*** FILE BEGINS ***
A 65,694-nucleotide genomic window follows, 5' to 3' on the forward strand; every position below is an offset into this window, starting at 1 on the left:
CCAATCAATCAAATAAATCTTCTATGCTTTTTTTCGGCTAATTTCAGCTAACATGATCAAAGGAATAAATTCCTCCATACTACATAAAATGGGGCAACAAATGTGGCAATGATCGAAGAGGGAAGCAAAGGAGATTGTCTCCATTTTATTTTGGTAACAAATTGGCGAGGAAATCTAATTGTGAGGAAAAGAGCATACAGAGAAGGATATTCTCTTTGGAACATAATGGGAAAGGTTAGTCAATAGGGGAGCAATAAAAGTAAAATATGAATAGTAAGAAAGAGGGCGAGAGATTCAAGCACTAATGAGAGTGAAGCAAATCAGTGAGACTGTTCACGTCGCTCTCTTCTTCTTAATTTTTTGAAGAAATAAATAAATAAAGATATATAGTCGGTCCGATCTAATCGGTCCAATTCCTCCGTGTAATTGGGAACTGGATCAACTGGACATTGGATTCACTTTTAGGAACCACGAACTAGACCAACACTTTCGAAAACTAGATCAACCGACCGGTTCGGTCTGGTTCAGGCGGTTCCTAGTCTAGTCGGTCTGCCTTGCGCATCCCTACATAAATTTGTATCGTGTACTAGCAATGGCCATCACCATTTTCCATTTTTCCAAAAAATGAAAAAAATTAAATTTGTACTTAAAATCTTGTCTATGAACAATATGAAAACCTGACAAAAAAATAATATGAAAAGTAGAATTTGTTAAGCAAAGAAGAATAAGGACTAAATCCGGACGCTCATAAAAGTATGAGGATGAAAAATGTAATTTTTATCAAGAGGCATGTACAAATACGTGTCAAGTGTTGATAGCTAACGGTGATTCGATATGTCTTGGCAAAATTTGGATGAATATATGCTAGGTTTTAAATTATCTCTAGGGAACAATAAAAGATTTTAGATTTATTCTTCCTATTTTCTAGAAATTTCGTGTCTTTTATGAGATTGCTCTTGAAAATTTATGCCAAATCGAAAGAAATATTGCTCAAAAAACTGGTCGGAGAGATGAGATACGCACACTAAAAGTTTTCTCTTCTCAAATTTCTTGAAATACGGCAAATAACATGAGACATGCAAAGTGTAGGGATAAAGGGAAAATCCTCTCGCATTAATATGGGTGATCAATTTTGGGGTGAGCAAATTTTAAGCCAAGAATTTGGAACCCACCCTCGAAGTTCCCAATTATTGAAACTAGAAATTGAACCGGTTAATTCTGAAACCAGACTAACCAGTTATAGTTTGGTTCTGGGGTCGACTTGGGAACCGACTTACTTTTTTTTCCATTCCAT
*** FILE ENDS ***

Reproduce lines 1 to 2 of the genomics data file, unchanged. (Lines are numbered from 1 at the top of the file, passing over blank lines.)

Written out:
A 65,694-nucleotide genomic window follows, 5' to 3' on the forward strand; every position below is an offset into this window, starting at 1 on the left:
CCAATCAATCAAATAAATCTTCTATGCTTTTTTTCGGCTAATTTCAGCTAACATGATCAAAGGAATAAATTCCTCCATACTACATAAAATGGGGCAACAAATGTGGCAATGATCGAAGAGGGAAGCAAAGGAGATTGTCTCCATTTTATTTTGGTAACAAATTGGCGAGGAAATCTAATTGTGAGGAAAAGAGCATACAGAGAAGGATATTCTCTTTGGAACATAATGGGAAAGGTTAGTCAATAGGGGAGCAATAAAAGTAAAATATGAATAGTAAGAAAGAGGGCGAGAGATTCAAGCACTAATGAGAGTGAAGCAAATCAGTGAGACTGTTCACGTCGCTCTCTTCTTCTTAATTTTTTGAAGAAATAAATAAATAAAGATATATAGTCGGTCCGATCTAATCGGTCCAATTCCTCCGTGTAATTGGGAACTGGATCAACTGGACATTGGATTCACTTTTAGGAACCACGAACTAGACCAACACTTTCGAAAACTAGATCAACCGACCGGTTCGGTCTGGTTCAGGCGGTTCCTAGTCTAGTCGGTCTGCCTTGCGCATCCCTACATAAATTTGTATCGTGTACTAGCAATGGCCATCACCATTTTCCATTTTTCCAAAAAATGAAAAAAATTAAATTTGTACTTAAAATCTTGTCTATGAACAATATGAAAACCTGACAAAAAAATAATATGAAAAGTAGAATTTGTTAAGCAAAGAAGAATAAGGACTAAATCCGGACGCTCATAAAAGTATGAGGATGAAAAATGTAATTTTTATCAAGAGGCATGTACAAATACGTGTCAAGTGTTGATAGCTAACGGTGATTCGATATGTCTTGGCAAAATTTGGATGAATATATGCTAGGTTTTAAATTATCTCTAGGGAACAATAAAAGATTTTAGATTTATTCTTCCTATTTTCTAGAAATTTCGTGTCTTTTATGAGATTGCTCTTGAAAATTTATGCCAAATCGAAAGAAATATTGCTCAAAAAACTGGTCGGAGAGATGAGATACGCACACTAAAAGTTTTCTCTTCTCAAATTTCTTGAAATACGGCAAATAACATGAGACATGCAAAGTGTAGGGATAAAGGGAAAATCCTCTCGCATTAATATGGGTGATCAATTTTGGGGTGAGCAAATTTTAAGCCAAGAATTTGGAACCCACCCTCGAAGTTCCCAATTATTGAAACTAGAAATTGAACCGGTTAATTCTGAAACCAGACTAACCAGTTATAGTTTGGTTCTGGGGTCGACTTGGGAACCGACTTACTTTTTTTTCCATTCCAT